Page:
Developing A Workplace Diversity Initiative

Merriam-Webster defines diversity as: the condition of having or being composed of differing elements and verityespecially the inclusion of different types of people (as people of different races or cultures) in a group or organization.

In the last decade, the face and make-up of the workplace have had significant changes. Many organizations, such as Google, have embraced diversity; at the same time many other organizations have not addressed diversity in their workplaces. Without having a formal diversity initiative, many workplaces may already be more diverse than they realize.

Diversity encompasses a plethora of characteristics that make each person a unique individual that may include, but is not limited to: race, gender, sexual orientation, ethnicity, religion, age, personality, employment history, education, and background. However, diversity is more than the sum of characteristics that make up an individual; diversity also involves how people perceive themselves as well as others and how these perceptions affect the day-to-day interactions in the workplace.

Some items to consider when developing a diversity initiative:

  1. Ability: Does the organization have the people and resources in place to assess the needs, and if so, develop and implement the initiative? If not, is the organization able to commit the resources, in both time and money, to bring in a consultant to facilitate the process?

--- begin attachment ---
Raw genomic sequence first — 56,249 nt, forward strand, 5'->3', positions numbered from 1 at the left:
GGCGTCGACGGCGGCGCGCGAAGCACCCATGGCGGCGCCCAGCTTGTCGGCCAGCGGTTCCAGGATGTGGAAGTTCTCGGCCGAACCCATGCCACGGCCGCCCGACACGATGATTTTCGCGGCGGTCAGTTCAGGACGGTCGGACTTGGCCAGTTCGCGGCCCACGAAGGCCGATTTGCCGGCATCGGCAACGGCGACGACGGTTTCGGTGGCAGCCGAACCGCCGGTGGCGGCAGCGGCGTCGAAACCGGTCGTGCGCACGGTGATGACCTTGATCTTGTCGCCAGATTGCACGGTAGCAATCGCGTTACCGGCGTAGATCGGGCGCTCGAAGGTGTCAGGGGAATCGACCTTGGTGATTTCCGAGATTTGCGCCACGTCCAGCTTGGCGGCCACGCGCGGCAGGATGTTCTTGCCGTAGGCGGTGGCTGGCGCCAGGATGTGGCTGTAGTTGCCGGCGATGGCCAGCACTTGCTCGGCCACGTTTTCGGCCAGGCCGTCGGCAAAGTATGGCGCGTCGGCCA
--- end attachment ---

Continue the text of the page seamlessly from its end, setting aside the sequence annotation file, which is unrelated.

2. Commitment: Are the owners and/or management invested in developing and maintaining a long-term diversity initiative? This commitment is imperative to the success of a diversity initiative, and in not only shifting the culture of the organization but also maintaining that shift.
  3. Evaluation: Once the resources have been allocated and owners/managements are committed, it is necessary to evaluate existing diversity in the workplace. This assessment is an integral and invaluable step in the process, as you want to make an inclusive, diverse workplace for those who may feel diversity is lacking, while at the same time not alienating those that feel the workplace is fine as is.
  4. Development: The assessment above should highlight any obstacles that are present, and with that knowledge it can be determined how to best overcome those obstacles. A strategy then needs to be determined; to best affect those changes needed, to ensure the new culture of diversity flows through every department and function, in addition to becoming a permanent presence in the organization.
  5. Dedication: Once the diversity initiative has been fully implemented, regular reassessments should be conducted to determine the success of the program and identify areas that need to be tweaked. Maintaining a diversity initiative is a long-term commitment that can yield many beneficial results if executed properly.

Diversity will continue to increase considerably in the coming years and failing to recognize and address diversity may have substantial negative repercussions.

photo credit: OregonDOT via photopin cc

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